Six Research Tips for Writing a Private Detective Character

 Online resources, books & conferences can aid a writer's understanding of real-life P.I.s

Online resources, books & conferences can aid a writer's understanding of real-life P.I.s

I recently wrote a series of romantic-mysteries—The Next Right Thing, Sleepless in Las Vegas, and Hearts in Vegaswhich featured private eye heroes and heroines. Because I am also a private investigator in real life, I didn’t have to research their investigative careers all that much. But even if I weren't a P.I. there are ways I could have learned some basic techniques and tools of the trade to help me write a realistic private eye or sleuth character.

Six Research Tips For Learning about PIs
(New Resources & Links Added March 2017)

Tip #1: Read books on investigations. There are hundreds of books on topics, from background investigations to identity theft to personal injury investigations. One resource for investigative books is PIstore.com. My husband and I, when we ran a private investigations agency for a decade, also wrote a nonfiction book for writers, How to Write a Dick: A Guide for Writing Fictional Sleuths from a Couple of Real-Life Sleuths, which includes presentations we gave at writers' conferences, Q&As with writers, a gumshoe glossary and much more. The newest addition to this list will be released in June 2017: Private Eye Confidential by California PI Mike Spencer. Check out Mike's blog to learn more about the book and buy links when it's available.

Tip #2: Review online magazines. There are free, online magazines that outline investigative techniques, resources and tools, such as Pursuit Magazine (my personal favorite), Fraud Magazineand Evidence Technology Magazine.

Tip #3: Research investigation websites and blogs. Numerous private detectives write about investigative practices and case studies on their websites and blogs. For example, my private investigator-attorney husband and I co-author Guns, Gams, and Gumshoes, which has articles geared to writers as well as researchers and investigators. Other PI blogs include PI BuzzPrivate Eye Confidential, and Diligentia Group. Also, check out The Art of Manliness site interview with a P.I. as part of its ongoing series "So You Want My Job" -- read it here: "So You Want My Job: Private Investigator"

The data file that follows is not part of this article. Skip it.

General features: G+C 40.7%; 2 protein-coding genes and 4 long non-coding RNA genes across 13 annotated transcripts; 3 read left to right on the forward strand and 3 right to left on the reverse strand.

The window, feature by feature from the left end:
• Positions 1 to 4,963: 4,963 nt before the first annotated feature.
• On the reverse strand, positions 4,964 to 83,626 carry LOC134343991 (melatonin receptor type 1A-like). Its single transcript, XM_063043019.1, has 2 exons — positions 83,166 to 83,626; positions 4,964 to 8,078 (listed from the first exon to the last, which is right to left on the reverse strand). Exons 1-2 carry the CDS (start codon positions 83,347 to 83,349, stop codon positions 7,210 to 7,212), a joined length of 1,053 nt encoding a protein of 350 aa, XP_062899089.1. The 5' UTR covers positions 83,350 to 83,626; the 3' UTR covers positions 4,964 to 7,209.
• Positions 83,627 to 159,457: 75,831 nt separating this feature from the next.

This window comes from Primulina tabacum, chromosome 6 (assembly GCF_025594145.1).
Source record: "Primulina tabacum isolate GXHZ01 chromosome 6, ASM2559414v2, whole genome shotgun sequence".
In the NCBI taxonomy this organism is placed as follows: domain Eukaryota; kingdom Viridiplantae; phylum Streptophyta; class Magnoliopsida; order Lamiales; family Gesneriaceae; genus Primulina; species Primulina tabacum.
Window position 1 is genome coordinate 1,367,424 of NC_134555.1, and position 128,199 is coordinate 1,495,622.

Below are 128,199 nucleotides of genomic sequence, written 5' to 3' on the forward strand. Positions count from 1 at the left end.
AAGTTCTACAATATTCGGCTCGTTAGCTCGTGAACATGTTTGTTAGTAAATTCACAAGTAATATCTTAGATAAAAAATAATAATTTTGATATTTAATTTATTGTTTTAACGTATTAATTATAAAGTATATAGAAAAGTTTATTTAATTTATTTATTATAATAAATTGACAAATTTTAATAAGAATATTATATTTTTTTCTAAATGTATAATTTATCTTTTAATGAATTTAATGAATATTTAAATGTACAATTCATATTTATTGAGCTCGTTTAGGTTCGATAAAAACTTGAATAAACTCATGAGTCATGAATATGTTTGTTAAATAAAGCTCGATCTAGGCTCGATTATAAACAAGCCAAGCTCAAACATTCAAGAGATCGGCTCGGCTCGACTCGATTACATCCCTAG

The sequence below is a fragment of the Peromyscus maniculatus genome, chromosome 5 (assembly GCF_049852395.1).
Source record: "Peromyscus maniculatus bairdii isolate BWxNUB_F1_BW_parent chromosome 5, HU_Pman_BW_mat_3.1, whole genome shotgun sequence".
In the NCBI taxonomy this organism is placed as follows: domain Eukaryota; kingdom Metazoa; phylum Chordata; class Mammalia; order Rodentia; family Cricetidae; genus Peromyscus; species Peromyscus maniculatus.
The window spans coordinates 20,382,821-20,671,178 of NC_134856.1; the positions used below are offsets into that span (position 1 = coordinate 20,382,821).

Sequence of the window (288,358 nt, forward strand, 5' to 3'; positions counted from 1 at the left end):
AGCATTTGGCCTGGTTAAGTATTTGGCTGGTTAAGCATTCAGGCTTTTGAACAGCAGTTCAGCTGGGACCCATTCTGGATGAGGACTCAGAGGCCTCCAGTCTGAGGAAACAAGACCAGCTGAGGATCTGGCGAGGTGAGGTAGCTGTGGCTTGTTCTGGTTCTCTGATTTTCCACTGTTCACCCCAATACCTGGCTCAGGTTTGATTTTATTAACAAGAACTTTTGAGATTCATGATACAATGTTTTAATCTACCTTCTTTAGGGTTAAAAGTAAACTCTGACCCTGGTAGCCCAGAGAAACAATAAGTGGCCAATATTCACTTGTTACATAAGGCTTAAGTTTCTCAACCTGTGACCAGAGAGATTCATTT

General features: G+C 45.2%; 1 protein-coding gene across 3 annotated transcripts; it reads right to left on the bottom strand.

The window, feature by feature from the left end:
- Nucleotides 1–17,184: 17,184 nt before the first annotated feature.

Tip #4: Attend a PI conference. Some professional PI organizations sponsor conferences that are open to the public. Here you can network with other PIs, attend seminars, visit vendor booths that sell surveillance and other types of investigative equipment as well as manuals (I still use a telephone-book-thick manual on investigating personal injury cases that cost me $125.00 and is worth every penny -- other manuals are typically much less). PI Magazine lists upcoming conferences on its online site.

Tip #5: Register for a PI course. There are numerous online classes and local workshops geared to those interested in becoming private investigators. These classes are typically open to the public and cover such topics as basic investigative tools and techniques, how to research public records, and the legalities of the profession. For example, Colorado private investigator Rick Johnson teaches a classroom course at The Private Investigators Academy of the Rockies. Topics include interview techniques, process services, as well as field exercises in surveillance. Contact your state professional private investigator association for additional recommendations to courses that offer training in private investigations (PI Magazine lists all U.S. organizations by state.)


Tip #6: Take a PI to Lunch. Many private investigators would be happy to answer a few questions about your private eye character or story over the phone, but if you’d like a longer question-and-answer session, consider inviting a P.I. to lunch. In the past, I've sometimes invited an expert, such as a fire fighter or a bailbonds person, to lunch to pick his/her brain on a specialization that I needed for a story. It’s a pleasant way to conduct an interview, it gives you an hour or more to ask questions, plus who doesn’t like a free lunch? If you need a referral to a local PI, contact your local state professional private investigator association.

All rights reserved by Colleen Collins. Any use of the content requires specific, written authority. All images in this article are either licensed by the author, who does not have the authority to forward to others, or they are copyrighted by the author.